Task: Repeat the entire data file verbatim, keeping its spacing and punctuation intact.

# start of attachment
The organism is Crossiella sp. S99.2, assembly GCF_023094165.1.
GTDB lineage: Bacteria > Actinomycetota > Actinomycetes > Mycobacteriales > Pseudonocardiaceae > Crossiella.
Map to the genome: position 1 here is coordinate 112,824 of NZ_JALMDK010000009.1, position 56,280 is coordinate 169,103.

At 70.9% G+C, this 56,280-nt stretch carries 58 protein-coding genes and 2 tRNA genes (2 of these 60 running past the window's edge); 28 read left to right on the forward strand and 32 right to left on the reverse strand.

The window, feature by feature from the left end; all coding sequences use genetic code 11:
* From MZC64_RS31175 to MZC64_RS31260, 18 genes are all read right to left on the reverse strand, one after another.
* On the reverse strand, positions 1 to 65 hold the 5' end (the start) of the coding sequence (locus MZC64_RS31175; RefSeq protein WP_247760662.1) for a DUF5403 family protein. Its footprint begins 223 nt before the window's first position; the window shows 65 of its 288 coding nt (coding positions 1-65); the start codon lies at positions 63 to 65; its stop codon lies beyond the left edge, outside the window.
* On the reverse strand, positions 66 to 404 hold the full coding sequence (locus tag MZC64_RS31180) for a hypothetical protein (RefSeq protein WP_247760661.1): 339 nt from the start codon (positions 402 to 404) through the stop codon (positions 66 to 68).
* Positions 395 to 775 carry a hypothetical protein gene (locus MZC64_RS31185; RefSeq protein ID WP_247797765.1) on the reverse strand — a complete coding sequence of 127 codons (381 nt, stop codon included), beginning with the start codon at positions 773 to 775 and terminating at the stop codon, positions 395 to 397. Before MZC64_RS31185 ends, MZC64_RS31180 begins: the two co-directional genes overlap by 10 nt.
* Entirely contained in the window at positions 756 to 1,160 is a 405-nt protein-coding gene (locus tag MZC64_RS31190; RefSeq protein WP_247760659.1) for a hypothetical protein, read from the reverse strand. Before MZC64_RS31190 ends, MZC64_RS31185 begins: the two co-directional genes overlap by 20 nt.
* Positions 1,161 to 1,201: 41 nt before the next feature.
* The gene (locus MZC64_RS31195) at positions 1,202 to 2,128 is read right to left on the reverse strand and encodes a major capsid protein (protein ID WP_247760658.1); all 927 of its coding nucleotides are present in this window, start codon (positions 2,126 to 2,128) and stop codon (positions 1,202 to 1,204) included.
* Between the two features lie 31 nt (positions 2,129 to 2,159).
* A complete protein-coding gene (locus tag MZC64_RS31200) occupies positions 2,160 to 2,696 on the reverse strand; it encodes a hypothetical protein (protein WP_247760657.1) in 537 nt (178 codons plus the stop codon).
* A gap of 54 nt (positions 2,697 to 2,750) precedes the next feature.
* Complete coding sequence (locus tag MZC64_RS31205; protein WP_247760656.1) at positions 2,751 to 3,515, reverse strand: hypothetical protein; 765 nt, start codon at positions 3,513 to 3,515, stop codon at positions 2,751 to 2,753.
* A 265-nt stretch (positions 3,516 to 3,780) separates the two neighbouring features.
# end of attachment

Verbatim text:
The organism is Crossiella sp. S99.2, assembly GCF_023094165.1.
GTDB lineage: Bacteria > Actinomycetota > Actinomycetes > Mycobacteriales > Pseudonocardiaceae > Crossiella.
Map to the genome: position 1 here is coordinate 112,824 of NZ_JALMDK010000009.1, position 56,280 is coordinate 169,103.

At 70.9% G+C, this 56,280-nt stretch carries 58 protein-coding genes and 2 tRNA genes (2 of these 60 running past the window's edge); 28 read left to right on the forward strand and 32 right to left on the reverse strand.

The window, feature by feature from the left end; all coding sequences use genetic code 11:
* From MZC64_RS31175 to MZC64_RS31260, 18 genes are all read right to left on the reverse strand, one after another.
* On the reverse strand, positions 1 to 65 hold the 5' end (the start) of the coding sequence (locus MZC64_RS31175; RefSeq protein WP_247760662.1) for a DUF5403 family protein. Its footprint begins 223 nt before the window's first position; the window shows 65 of its 288 coding nt (coding positions 1-65); the start codon lies at positions 63 to 65; its stop codon lies beyond the left edge, outside the window.
* On the reverse strand, positions 66 to 404 hold the full coding sequence (locus tag MZC64_RS31180) for a hypothetical protein (RefSeq protein WP_247760661.1): 339 nt from the start codon (positions 402 to 404) through the stop codon (positions 66 to 68).
* Positions 395 to 775 carry a hypothetical protein gene (locus MZC64_RS31185; RefSeq protein ID WP_247797765.1) on the reverse strand — a complete coding sequence of 127 codons (381 nt, stop codon included), beginning with the start codon at positions 773 to 775 and terminating at the stop codon, positions 395 to 397. Before MZC64_RS31185 ends, MZC64_RS31180 begins: the two co-directional genes overlap by 10 nt.
* Entirely contained in the window at positions 756 to 1,160 is a 405-nt protein-coding gene (locus tag MZC64_RS31190; RefSeq protein WP_247760659.1) for a hypothetical protein, read from the reverse strand. Before MZC64_RS31190 ends, MZC64_RS31185 begins: the two co-directional genes overlap by 20 nt.
* Positions 1,161 to 1,201: 41 nt before the next feature.
* The gene (locus MZC64_RS31195) at positions 1,202 to 2,128 is read right to left on the reverse strand and encodes a major capsid protein (protein ID WP_247760658.1); all 927 of its coding nucleotides are present in this window, start codon (positions 2,126 to 2,128) and stop codon (positions 1,202 to 1,204) included.
* Between the two features lie 31 nt (positions 2,129 to 2,159).
* A complete protein-coding gene (locus tag MZC64_RS31200) occupies positions 2,160 to 2,696 on the reverse strand; it encodes a hypothetical protein (protein WP_247760657.1) in 537 nt (178 codons plus the stop codon).
* A gap of 54 nt (positions 2,697 to 2,750) precedes the next feature.
* Complete coding sequence (locus tag MZC64_RS31205; protein WP_247760656.1) at positions 2,751 to 3,515, reverse strand: hypothetical protein; 765 nt, start codon at positions 3,513 to 3,515, stop codon at positions 2,751 to 2,753.
* A 265-nt stretch (positions 3,516 to 3,780) separates the two neighbouring features.